Pensacola Symphony Orchestra Seeking Pensacola Photos

Jun 29, 2017

The Pensacola Symphony Orchestra is issuing a community call for photographs of Pensacola to feature in a performance this fall called “Pensacola: Then & Now.”

For details, PSO music director Peter Rubardt recently stopped by the WUWF Studios.

Like other performances, this concert will feature the entire Pensacola Symphony Orchestra on the stage.  “But, above the orchestra is, floating, a huge screen and projected on that screen are photographs from Pensacola, some of them historic photographs and some of them current day photographs,” said Rubardt, pointing out that all of that will be taking place while the orchestra is performing the music.

The pictures will become part of a commissioned work by Nicholas Bardonnay, a multimedia artist of the Los Angeles-based production company Westwater Arts.  Bardonnay creates symphonic photochoreography for specific communities. He’s been commissioned by the PSO to create a piece called “Pensacola: Then & Now.”
“The piece is in two movements. It uses music by Wyoming composer Joseph Curiale.

“The first movement is “Pensacola: Then” and that will be featuring photographs from the [University of West Florida] UWF Historic Trust,” Rubardt said. “A lot of these amazing old photos that I’ve been pouring through, you know the early versions of the Three-Mile Bridge, the old restaurants, and it’s just remarkable to look at these old photos of this community.”

The second movement, “Pensacola: Now,” will feature photographs from present-day Pensacola.
Rubardt points out that this production will be more than just a slide-show put to music.

“A slide show would be an easy description of this, but that really would be misleading,” proclaimed Rubardt. “Nicholas brings a truly artistic voice to this. He listens carefully to music. He picks from a vast pool of photographs and he creates a flow of images that matches the flow of the music.”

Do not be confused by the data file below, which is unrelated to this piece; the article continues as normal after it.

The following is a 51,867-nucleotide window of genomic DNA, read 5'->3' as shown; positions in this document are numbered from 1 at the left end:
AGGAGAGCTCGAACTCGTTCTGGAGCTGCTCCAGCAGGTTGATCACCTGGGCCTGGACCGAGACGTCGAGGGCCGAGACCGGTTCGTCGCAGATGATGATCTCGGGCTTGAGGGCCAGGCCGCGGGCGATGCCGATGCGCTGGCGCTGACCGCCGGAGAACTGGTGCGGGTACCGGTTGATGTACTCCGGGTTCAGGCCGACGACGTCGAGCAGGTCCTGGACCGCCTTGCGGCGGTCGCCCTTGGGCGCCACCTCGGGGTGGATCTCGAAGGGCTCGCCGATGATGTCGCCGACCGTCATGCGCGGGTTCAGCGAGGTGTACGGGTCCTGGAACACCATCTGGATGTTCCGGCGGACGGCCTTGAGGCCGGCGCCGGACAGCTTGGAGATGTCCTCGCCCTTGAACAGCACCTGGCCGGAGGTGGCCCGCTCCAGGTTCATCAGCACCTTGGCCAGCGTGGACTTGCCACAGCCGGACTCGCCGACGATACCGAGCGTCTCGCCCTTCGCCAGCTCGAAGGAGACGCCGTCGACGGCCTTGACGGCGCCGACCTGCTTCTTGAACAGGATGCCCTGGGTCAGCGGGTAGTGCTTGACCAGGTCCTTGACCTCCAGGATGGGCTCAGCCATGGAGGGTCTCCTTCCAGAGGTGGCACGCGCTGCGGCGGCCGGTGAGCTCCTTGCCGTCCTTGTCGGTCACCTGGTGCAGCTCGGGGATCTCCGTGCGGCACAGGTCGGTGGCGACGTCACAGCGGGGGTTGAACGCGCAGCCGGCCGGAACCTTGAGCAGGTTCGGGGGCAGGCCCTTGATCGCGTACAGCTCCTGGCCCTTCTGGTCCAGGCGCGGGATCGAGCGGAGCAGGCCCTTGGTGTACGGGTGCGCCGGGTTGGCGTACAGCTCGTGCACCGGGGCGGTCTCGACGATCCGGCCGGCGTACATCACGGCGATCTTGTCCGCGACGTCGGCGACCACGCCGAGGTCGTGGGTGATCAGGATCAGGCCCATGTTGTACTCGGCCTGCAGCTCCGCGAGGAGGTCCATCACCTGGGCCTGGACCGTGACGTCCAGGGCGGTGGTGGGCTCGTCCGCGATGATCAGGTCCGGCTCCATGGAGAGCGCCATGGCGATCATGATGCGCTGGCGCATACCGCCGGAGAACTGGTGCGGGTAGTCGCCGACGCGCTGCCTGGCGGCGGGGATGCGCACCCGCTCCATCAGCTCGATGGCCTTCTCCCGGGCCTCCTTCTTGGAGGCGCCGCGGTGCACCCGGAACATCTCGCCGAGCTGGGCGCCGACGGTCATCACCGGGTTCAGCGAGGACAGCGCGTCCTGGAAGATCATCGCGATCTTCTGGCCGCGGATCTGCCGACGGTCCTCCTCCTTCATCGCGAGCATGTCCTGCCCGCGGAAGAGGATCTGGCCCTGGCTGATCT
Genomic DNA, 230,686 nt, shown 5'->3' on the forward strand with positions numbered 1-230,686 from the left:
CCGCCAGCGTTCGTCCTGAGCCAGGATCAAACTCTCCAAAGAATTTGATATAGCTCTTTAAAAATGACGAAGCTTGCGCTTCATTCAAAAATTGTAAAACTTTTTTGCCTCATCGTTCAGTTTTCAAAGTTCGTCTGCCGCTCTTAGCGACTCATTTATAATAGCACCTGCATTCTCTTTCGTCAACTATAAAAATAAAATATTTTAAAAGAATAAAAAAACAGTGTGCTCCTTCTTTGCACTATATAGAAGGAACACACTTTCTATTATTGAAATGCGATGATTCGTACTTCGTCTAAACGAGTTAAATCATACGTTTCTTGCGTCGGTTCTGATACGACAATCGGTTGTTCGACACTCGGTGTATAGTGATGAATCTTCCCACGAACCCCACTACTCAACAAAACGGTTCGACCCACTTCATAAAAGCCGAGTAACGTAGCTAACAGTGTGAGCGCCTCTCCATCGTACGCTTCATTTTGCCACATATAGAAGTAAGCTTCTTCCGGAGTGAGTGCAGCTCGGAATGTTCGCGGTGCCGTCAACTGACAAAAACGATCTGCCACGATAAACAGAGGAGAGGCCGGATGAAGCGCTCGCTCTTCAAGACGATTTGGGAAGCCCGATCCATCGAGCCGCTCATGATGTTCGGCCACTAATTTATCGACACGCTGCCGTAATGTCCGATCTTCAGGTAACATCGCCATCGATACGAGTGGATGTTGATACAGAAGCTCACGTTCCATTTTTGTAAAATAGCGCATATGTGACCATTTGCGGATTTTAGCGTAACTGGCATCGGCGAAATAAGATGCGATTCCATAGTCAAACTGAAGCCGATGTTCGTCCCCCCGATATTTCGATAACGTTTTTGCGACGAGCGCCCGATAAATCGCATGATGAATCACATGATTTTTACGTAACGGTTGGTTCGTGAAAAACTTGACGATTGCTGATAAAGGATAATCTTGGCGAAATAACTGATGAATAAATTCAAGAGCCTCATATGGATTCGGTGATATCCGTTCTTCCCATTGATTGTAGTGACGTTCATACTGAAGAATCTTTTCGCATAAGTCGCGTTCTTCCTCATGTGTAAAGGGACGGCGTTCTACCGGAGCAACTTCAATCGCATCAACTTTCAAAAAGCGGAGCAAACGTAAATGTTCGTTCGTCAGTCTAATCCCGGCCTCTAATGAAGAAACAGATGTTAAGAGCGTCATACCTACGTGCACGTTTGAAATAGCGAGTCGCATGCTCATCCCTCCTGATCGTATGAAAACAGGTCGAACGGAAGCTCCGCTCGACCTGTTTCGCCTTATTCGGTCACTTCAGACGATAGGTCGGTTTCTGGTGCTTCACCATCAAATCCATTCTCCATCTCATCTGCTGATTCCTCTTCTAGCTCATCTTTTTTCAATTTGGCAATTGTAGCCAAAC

According to Rubardt, it’s not just a matter of putting up a bunch of slides and having them go clicking through while the orchestra plays.  “It’s far more complex than that,” he says, noting that Bardonnay will be here in-person, cueing and shaping the show during the live performance.

As for how this program came about, Rubardt says he finds it very intriguing to combine visual elements with the musical elements of a symphony concert.

“To be able to combine it [music] with some visual element, an educational element, a complimentary element of some kind is a really fun path to pursue.”

Rubardt was already aware of the work of multimedia artist Nicholas Bardonnay and knows a number of other conductors who have collaborated with him in the past, and points out that the PSO Board and staff had previously tossed around the idea of such a program.

For this project, they decided to look for partners that weren’t necessarily arts organizations.
“But, when you think about Pensacola’s history and the fact that so much of it is preserved in Pensacola [West Florida] Historic Trust, they become a natural partner,” said Rubardt. “And, then you pull in the videochoreographer and knowing that you’re starting with that large trove of photographs then it starts to feel like this was a project that was meant to be.”

So, while West Florida Historic Trust is providing the historic photos for “Pensacola: Then,” the PSO needs the many more photos for the “Pensacola: Now” segment of the program. They’re looking to get them from people in the community, not just from professional photographers.

“This really means anybody with an iPhone or whatever, a point-and-shoot camera,” said Rubardt, pointing out that the pictures can be of just about anything.

“It’s a trip to the beach, family time, maybe it’s local landmarks, iconic landmarks, people going to church or boating or fishing. It’s just snapshots of life in everyday Pensacola.”

Rubardt adds the more they get the better.

“You know, your photo might be the photo that ends up projected for the full audience at the Saenger Theatre.”

To submit your photos, click HERE. The deadline for photos is July 17, and the performance is November 4.